Businesses and vendors that employ workers involved in the setup, operation and tearing down of live events held at public event venues in Los Angeles — and throughout California — have new and stricter laws to follow with the passage of Assembly Bill 1775 last September.
The new law took effect on January 1, 2023, and with the numerous live events scheduled in Los Angeles in 2023, private businesses and entertainment vendors that stage events in public venues should know what the new workplace safety laws mean for them.
First, what is considered a public venue? A public venue can be either indoor or outside but for it to be a public venue, it must be located on state- or county-owned facilities. The Expo Center and Hollywood Bowl, for example, are public venues, as are Grand Park & The Music Center Plaza, Friendship Auditorium and Pershing Square. All events held must follow the new workplace safety law.
To be in compliance with AB 1775, business and vendors that contract to stage entertainment events must ensure that:
- Employees involved in the setting up, operation, or tearing down of a live event at the public venue have completed the Occupational Safety and Health Administration (OSHA) training that is applicable to their position. That training is Cal/OSHA-10, the OSAH-10/General Entertainment Safety training, or the OSHA-10 training applicable to their occupation.
- One of the following applies:
- Department heads and leads must complete the Cal/OSHA-30, the OSHA-30/General Entertainment safety training, or the OSHA-30 and be certified through the Entertainment Technician Certification Program that matches the task or tasks they supervise or perform, or another certification program, as specified by the Division of Occupational Public Safety and Health; or
- The entertainment events vendor certifies that its employees, and any subcontractors’ employees, meet the conditions for a skilled and trained workforce.
- One of the following applies:
- The vendor must certify in writing, and as part of their contract, that they have verified that all employees and subcontractor employees involved in the setup, operation or tearing down of the event have completed the training and certification requirements.
- Direct employees of the public events venue are not held to these requirements.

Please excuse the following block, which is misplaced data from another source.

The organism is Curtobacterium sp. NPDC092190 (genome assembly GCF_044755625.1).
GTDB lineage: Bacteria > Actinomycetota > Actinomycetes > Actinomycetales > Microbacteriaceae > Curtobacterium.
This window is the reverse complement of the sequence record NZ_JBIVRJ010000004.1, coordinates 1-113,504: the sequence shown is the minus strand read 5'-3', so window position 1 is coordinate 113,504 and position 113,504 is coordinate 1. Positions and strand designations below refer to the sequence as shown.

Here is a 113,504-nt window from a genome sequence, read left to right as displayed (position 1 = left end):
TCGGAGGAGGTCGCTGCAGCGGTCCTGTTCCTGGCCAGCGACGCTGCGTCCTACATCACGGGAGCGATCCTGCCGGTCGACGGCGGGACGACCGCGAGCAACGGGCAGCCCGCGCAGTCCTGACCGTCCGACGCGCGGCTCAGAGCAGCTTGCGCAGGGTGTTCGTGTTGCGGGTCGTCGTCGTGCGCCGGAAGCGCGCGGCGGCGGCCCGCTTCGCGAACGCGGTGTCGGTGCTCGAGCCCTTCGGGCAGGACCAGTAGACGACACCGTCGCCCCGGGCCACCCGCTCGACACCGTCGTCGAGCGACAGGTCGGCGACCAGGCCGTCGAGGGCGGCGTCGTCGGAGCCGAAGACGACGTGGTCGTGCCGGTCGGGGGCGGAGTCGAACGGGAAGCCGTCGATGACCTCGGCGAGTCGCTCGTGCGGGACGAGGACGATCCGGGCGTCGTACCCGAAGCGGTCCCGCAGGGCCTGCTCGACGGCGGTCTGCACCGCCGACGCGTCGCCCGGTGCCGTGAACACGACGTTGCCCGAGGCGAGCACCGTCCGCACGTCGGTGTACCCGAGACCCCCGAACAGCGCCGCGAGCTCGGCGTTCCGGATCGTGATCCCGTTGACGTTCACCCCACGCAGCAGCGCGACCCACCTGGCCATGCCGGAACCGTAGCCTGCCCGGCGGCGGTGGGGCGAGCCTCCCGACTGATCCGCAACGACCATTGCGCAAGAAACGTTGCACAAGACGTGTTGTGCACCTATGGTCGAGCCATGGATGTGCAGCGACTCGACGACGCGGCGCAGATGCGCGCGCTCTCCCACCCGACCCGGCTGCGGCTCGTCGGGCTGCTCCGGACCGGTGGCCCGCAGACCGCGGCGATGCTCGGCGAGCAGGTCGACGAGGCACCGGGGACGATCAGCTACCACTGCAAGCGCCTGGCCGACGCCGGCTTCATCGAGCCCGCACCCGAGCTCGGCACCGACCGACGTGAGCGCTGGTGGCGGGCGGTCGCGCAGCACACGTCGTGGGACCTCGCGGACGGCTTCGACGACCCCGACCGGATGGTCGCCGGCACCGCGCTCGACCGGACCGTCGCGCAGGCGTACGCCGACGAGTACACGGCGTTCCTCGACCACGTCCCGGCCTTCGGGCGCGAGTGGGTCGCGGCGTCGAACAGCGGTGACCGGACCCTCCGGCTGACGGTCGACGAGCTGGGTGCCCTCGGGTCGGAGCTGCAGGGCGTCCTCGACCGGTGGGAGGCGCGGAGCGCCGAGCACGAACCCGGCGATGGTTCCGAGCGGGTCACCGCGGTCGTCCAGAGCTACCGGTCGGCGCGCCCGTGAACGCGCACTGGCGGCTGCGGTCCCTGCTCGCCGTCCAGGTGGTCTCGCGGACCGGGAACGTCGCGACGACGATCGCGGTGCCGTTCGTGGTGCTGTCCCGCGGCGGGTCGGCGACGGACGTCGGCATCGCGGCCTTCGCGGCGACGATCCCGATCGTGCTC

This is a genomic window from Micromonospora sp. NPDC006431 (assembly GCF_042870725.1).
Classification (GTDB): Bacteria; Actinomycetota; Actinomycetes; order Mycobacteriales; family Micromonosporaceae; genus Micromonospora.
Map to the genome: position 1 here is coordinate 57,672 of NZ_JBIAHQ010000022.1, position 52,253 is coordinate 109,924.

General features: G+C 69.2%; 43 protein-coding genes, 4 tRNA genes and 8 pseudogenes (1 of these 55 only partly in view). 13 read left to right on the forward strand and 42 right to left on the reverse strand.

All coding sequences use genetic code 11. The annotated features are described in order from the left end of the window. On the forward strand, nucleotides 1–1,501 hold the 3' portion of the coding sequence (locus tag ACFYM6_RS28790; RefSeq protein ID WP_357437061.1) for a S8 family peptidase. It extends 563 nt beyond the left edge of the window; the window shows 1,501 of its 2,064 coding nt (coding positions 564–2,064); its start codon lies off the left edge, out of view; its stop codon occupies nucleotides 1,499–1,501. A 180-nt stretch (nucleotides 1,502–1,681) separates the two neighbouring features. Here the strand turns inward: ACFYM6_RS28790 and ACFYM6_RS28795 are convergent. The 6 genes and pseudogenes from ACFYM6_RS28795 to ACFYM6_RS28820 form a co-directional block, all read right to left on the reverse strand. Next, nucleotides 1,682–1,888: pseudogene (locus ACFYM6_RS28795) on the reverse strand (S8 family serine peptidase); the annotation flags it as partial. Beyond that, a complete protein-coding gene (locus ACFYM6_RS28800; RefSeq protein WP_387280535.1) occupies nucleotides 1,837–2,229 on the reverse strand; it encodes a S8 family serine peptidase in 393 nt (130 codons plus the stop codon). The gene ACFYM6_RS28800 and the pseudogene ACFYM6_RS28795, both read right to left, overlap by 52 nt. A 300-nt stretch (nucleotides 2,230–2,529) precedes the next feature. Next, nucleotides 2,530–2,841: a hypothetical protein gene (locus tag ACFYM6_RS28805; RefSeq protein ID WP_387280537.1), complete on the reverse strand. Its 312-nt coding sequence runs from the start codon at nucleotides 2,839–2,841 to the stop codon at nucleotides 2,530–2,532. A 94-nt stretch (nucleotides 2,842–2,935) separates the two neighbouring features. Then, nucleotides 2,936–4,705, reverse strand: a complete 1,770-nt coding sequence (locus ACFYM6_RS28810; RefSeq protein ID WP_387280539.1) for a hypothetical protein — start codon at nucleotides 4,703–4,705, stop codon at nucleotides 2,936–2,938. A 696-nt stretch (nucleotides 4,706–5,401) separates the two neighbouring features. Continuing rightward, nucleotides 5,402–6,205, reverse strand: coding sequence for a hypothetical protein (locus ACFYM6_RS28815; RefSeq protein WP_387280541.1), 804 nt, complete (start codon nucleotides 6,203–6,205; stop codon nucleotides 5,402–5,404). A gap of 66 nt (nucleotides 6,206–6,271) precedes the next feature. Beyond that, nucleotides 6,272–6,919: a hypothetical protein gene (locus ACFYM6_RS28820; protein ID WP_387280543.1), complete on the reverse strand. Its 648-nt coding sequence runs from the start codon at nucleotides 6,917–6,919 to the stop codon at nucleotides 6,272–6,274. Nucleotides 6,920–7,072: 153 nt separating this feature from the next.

Enforcement and Penalties of New Workplace Safety Law
Any business or live entertainment vendor found not to be in compliance with AB 1775 may be issued a citation or notice alleging violation as specified under Sec. 6317 of the California Labor Code. And, a civil penalty, regulated under Sec. 6423, may also be imposed.
- The entertainment events vendor is assessed civil penalties for the employees and subcontractors’ employees who have not completed the required training or certification.
- The entertainment events vendor citation is in addition to any other penalties authorized under Title 8 of the California Code of Regulations, which falls under the California Department of Industrial Relations.
- Any person who receives a citation and/or penalty may appeal the citation an/or penalty within 15 working days of receiving notice of the citation or civil penalty.
Complexities in Workplace Safety Law
For businesses and vendors that contract to stage live events in public venues, the new law seems fairly simple: ensure your leads and workers are trained as specified under Cal/OSHA regulations.
However, the new law references several sections of the Labor Code and other state laws, especially when it comes to citations, notices and civil penalties. This can make it difficult, and frustrating, for vendors who receive citations, notices and/or civil penalties. Consulting with a skilled employment attorney can assist you in determining your next steps. specializes in defending employers who are accused of noncompliance — in court and before the California Labor Board.